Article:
Economic and community effects of freight rail in Minnesota

To improve the understanding of freight transportation’s value in Minnesota, researchers from the Humphrey School of Public Affairs are conducting a study on the economic and community effects of freight transportation.

The project, focused on freight rail, is investigating opportunities to give local officials and the general public a better understanding of freight benefits and to leverage private investment in rail infrastructure for a more competitive Minnesota economy.

Frank Douma, research fellow with the Humphrey School, described findings from the first 6 months of the 18-month study in a presentation at the CTS Research Conference on May 22. The project is funded by the BNSF Foundation.

Initial findings from the study suggest that freight rail is already of value to the Minnesota economy, and it continues to grow. The Minnesota rail system is first in the nation in the movement of iron ore, third in farm products, and fourth in food, Douma said.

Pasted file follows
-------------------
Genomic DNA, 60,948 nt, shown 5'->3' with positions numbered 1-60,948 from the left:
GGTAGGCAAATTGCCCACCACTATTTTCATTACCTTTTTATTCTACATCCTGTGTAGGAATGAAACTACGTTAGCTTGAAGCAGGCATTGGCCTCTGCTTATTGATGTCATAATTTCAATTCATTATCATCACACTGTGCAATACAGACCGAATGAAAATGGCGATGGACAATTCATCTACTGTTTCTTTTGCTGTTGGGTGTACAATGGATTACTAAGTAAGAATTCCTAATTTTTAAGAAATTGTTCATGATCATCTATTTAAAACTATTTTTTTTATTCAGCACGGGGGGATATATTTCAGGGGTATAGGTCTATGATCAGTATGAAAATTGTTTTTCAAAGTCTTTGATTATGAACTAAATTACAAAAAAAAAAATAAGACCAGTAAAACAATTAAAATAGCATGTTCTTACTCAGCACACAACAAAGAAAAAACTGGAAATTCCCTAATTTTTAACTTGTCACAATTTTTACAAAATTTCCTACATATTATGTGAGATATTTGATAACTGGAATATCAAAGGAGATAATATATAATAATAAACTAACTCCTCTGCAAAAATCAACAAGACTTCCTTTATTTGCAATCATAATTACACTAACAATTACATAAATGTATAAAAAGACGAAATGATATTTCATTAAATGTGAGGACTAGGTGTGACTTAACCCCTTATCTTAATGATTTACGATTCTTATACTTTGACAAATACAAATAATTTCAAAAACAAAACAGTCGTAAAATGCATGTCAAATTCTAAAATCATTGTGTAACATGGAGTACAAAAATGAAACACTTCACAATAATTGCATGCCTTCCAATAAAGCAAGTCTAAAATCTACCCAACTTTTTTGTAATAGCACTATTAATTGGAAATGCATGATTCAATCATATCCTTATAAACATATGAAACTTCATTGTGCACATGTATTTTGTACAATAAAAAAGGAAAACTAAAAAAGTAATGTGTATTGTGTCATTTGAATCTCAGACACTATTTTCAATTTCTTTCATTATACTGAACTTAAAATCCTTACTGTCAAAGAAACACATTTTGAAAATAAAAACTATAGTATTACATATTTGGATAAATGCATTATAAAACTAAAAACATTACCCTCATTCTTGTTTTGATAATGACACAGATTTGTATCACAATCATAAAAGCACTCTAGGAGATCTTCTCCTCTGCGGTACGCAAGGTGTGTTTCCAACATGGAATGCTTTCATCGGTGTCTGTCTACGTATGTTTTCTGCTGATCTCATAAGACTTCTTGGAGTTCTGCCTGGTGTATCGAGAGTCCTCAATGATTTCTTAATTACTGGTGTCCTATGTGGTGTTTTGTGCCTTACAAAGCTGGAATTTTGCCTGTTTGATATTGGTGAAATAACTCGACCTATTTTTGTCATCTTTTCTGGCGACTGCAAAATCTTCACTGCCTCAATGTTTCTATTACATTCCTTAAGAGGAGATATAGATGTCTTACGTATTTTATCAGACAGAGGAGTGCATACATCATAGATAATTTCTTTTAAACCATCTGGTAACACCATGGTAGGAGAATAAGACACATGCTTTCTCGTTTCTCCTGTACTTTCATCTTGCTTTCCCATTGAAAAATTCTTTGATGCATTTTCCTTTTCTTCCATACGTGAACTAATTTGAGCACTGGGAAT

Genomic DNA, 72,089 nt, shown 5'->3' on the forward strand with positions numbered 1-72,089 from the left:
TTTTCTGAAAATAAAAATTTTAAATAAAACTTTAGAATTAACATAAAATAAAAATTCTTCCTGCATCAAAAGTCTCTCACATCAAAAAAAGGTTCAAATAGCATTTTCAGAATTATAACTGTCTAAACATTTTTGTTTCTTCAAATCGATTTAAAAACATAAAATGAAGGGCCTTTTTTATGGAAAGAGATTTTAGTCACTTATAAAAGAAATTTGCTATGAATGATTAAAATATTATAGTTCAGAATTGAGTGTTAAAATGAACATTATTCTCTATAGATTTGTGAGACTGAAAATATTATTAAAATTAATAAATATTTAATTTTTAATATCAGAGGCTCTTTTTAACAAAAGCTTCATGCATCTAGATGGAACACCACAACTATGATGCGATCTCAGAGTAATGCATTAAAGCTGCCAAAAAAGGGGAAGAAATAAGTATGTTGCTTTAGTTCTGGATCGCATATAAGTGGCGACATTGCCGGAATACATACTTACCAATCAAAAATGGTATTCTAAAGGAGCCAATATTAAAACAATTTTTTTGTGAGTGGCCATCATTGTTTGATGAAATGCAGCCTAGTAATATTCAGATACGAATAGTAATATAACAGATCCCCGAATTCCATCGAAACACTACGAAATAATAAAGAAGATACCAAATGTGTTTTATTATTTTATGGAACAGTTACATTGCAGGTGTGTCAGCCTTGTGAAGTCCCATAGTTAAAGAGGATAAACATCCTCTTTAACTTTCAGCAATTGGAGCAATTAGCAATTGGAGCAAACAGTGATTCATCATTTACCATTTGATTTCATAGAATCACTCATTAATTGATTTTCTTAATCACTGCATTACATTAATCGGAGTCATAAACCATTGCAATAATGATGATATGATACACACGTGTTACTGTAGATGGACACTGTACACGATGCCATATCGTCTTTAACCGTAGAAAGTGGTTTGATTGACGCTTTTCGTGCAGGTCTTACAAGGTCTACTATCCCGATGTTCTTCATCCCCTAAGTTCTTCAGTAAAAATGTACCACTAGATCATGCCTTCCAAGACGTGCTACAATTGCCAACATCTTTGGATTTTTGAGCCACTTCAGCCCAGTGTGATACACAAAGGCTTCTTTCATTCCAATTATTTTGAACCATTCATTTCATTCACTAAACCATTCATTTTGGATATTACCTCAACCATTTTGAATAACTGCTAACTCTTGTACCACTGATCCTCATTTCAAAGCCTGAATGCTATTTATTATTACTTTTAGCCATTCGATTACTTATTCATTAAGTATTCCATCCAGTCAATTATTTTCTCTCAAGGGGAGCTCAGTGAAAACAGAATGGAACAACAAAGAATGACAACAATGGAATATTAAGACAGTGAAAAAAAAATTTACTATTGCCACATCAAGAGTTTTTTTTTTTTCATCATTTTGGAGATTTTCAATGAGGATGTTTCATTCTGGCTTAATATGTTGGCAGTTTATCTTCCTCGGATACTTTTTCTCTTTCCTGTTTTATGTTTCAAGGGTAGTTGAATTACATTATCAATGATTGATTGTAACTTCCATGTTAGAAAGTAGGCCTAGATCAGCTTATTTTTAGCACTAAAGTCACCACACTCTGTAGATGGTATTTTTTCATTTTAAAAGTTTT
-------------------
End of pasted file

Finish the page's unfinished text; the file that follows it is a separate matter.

However, many economic benefits of freight rail—such as sustaining high-paying jobs—occur behind the scenes, which means that these positive effects are less visible to the general public and local officials than other aspects of freight rail.

“Very few members of the general public are exposed to trains on a daily basis, and when they do encounter them, they don’t see the dollar signs as the trains go by,” Douma said.

Instead, the public often has negative responses to the associated noise or long wait times at crossings. “This can be a challenge for local officials, who hear these negative responses instead of the positive economic benefits freight rail may be providing to their area,” Douma said.

To help build awareness of freight rail’s benefits, Douma and the research team suggest conducting outreach to freight stakeholders, local officials, and the general public. Outreach efforts should take advantage of opportunities to demonstrate how freight rail contributes to and could potentially improve Minnesota’s economic competitiveness.

The research team plans to help facilitate this outreach with a freight economy forum September 20 at the Humphrey School in Minneapolis. The event will convene state and local economic development officials, shippers, carriers, and elected officials to examine the current and future effects of freight rail in Minnesota. Details will be posted on the CTS Events web page as they become available.